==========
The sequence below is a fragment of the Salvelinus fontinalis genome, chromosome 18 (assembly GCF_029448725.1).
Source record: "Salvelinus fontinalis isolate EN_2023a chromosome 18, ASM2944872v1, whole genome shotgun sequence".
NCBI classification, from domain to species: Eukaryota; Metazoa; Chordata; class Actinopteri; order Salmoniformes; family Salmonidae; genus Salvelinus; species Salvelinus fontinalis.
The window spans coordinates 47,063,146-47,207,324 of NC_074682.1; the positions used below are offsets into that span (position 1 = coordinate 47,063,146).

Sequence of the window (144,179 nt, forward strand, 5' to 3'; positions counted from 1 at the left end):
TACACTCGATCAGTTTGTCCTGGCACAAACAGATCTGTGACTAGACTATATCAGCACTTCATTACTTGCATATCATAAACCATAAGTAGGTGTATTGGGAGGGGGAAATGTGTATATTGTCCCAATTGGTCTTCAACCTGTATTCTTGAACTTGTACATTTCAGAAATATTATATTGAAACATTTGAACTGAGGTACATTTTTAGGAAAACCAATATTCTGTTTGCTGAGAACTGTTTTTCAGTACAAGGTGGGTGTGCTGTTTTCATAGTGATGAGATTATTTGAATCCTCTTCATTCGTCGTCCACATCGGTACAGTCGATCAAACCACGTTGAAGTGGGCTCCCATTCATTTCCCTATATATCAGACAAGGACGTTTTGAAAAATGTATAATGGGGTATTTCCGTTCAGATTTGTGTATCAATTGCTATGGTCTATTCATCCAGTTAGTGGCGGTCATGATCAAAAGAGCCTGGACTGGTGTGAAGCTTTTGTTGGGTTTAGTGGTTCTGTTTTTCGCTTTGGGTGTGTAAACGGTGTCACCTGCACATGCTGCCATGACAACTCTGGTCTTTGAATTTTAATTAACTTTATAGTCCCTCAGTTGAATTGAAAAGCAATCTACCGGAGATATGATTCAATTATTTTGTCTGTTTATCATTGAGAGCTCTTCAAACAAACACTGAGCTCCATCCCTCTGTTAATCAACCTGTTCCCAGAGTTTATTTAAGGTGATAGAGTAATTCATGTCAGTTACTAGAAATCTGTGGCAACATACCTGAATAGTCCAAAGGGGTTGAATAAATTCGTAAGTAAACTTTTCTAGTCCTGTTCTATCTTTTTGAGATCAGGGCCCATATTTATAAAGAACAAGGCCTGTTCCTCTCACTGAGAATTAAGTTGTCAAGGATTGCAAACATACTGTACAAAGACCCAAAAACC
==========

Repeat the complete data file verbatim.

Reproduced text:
The sequence below is a fragment of the Salvelinus fontinalis genome, chromosome 18 (assembly GCF_029448725.1).
Source record: "Salvelinus fontinalis isolate EN_2023a chromosome 18, ASM2944872v1, whole genome shotgun sequence".
NCBI classification, from domain to species: Eukaryota; Metazoa; Chordata; class Actinopteri; order Salmoniformes; family Salmonidae; genus Salvelinus; species Salvelinus fontinalis.
The window spans coordinates 47,063,146-47,207,324 of NC_074682.1; the positions used below are offsets into that span (position 1 = coordinate 47,063,146).

Sequence of the window (144,179 nt, forward strand, 5' to 3'; positions counted from 1 at the left end):
TACACTCGATCAGTTTGTCCTGGCACAAACAGATCTGTGACTAGACTATATCAGCACTTCATTACTTGCATATCATAAACCATAAGTAGGTGTATTGGGAGGGGGAAATGTGTATATTGTCCCAATTGGTCTTCAACCTGTATTCTTGAACTTGTACATTTCAGAAATATTATATTGAAACATTTGAACTGAGGTACATTTTTAGGAAAACCAATATTCTGTTTGCTGAGAACTGTTTTTCAGTACAAGGTGGGTGTGCTGTTTTCATAGTGATGAGATTATTTGAATCCTCTTCATTCGTCGTCCACATCGGTACAGTCGATCAAACCACGTTGAAGTGGGCTCCCATTCATTTCCCTATATATCAGACAAGGACGTTTTGAAAAATGTATAATGGGGTATTTCCGTTCAGATTTGTGTATCAATTGCTATGGTCTATTCATCCAGTTAGTGGCGGTCATGATCAAAAGAGCCTGGACTGGTGTGAAGCTTTTGTTGGGTTTAGTGGTTCTGTTTTTCGCTTTGGGTGTGTAAACGGTGTCACCTGCACATGCTGCCATGACAACTCTGGTCTTTGAATTTTAATTAACTTTATAGTCCCTCAGTTGAATTGAAAAGCAATCTACCGGAGATATGATTCAATTATTTTGTCTGTTTATCATTGAGAGCTCTTCAAACAAACACTGAGCTCCATCCCTCTGTTAATCAACCTGTTCCCAGAGTTTATTTAAGGTGATAGAGTAATTCATGTCAGTTACTAGAAATCTGTGGCAACATACCTGAATAGTCCAAAGGGGTTGAATAAATTCGTAAGTAAACTTTTCTAGTCCTGTTCTATCTTTTTGAGATCAGGGCCCATATTTATAAAGAACAAGGCCTGTTCCTCTCACTGAGAATTAAGTTGTCAAGGATTGCAAACATACTGTACAAAGACCCAAAAACC